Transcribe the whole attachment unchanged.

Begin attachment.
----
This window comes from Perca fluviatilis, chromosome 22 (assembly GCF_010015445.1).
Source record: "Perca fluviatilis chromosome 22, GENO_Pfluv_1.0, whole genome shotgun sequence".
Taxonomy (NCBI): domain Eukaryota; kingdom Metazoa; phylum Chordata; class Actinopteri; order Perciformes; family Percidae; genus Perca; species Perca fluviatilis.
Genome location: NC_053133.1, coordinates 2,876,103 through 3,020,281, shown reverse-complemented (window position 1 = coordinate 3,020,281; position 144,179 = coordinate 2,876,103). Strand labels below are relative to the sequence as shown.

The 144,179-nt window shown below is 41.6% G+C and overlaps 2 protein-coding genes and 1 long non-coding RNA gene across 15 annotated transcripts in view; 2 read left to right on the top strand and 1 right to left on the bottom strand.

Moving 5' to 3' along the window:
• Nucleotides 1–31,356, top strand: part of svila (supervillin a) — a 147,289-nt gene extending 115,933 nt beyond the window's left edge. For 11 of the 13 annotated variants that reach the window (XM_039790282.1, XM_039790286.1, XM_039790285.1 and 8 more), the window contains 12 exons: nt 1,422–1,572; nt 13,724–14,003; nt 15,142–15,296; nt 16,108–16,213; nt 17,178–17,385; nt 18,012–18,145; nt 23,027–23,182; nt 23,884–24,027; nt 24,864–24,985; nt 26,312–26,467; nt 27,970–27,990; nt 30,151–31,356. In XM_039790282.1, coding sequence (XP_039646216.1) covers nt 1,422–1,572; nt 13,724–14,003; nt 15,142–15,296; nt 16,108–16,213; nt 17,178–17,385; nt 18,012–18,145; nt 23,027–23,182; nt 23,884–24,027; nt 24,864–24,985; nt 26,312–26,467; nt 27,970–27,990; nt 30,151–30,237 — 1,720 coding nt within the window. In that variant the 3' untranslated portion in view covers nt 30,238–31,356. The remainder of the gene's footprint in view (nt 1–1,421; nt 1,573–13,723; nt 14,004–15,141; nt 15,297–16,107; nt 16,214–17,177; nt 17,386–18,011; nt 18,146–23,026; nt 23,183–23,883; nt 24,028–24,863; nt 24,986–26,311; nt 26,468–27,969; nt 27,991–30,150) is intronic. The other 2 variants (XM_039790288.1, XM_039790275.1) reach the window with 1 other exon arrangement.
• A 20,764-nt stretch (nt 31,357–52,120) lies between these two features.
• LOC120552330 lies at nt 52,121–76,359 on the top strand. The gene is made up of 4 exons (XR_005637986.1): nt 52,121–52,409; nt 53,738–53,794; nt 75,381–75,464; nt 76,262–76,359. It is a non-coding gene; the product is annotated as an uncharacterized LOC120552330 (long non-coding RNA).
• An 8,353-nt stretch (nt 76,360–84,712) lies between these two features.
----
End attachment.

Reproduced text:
This window comes from Perca fluviatilis, chromosome 22 (assembly GCF_010015445.1).
Source record: "Perca fluviatilis chromosome 22, GENO_Pfluv_1.0, whole genome shotgun sequence".
Taxonomy (NCBI): domain Eukaryota; kingdom Metazoa; phylum Chordata; class Actinopteri; order Perciformes; family Percidae; genus Perca; species Perca fluviatilis.
Genome location: NC_053133.1, coordinates 2,876,103 through 3,020,281, shown reverse-complemented (window position 1 = coordinate 3,020,281; position 144,179 = coordinate 2,876,103). Strand labels below are relative to the sequence as shown.

The 144,179-nt window shown below is 41.6% G+C and overlaps 2 protein-coding genes and 1 long non-coding RNA gene across 15 annotated transcripts in view; 2 read left to right on the top strand and 1 right to left on the bottom strand.

Moving 5' to 3' along the window:
• Nucleotides 1–31,356, top strand: part of svila (supervillin a) — a 147,289-nt gene extending 115,933 nt beyond the window's left edge. For 11 of the 13 annotated variants that reach the window (XM_039790282.1, XM_039790286.1, XM_039790285.1 and 8 more), the window contains 12 exons: nt 1,422–1,572; nt 13,724–14,003; nt 15,142–15,296; nt 16,108–16,213; nt 17,178–17,385; nt 18,012–18,145; nt 23,027–23,182; nt 23,884–24,027; nt 24,864–24,985; nt 26,312–26,467; nt 27,970–27,990; nt 30,151–31,356. In XM_039790282.1, coding sequence (XP_039646216.1) covers nt 1,422–1,572; nt 13,724–14,003; nt 15,142–15,296; nt 16,108–16,213; nt 17,178–17,385; nt 18,012–18,145; nt 23,027–23,182; nt 23,884–24,027; nt 24,864–24,985; nt 26,312–26,467; nt 27,970–27,990; nt 30,151–30,237 — 1,720 coding nt within the window. In that variant the 3' untranslated portion in view covers nt 30,238–31,356. The remainder of the gene's footprint in view (nt 1–1,421; nt 1,573–13,723; nt 14,004–15,141; nt 15,297–16,107; nt 16,214–17,177; nt 17,386–18,011; nt 18,146–23,026; nt 23,183–23,883; nt 24,028–24,863; nt 24,986–26,311; nt 26,468–27,969; nt 27,991–30,150) is intronic. The other 2 variants (XM_039790288.1, XM_039790275.1) reach the window with 1 other exon arrangement.
• A 20,764-nt stretch (nt 31,357–52,120) lies between these two features.
• LOC120552330 lies at nt 52,121–76,359 on the top strand. The gene is made up of 4 exons (XR_005637986.1): nt 52,121–52,409; nt 53,738–53,794; nt 75,381–75,464; nt 76,262–76,359. It is a non-coding gene; the product is annotated as an uncharacterized LOC120552330 (long non-coding RNA).
• An 8,353-nt stretch (nt 76,360–84,712) lies between these two features.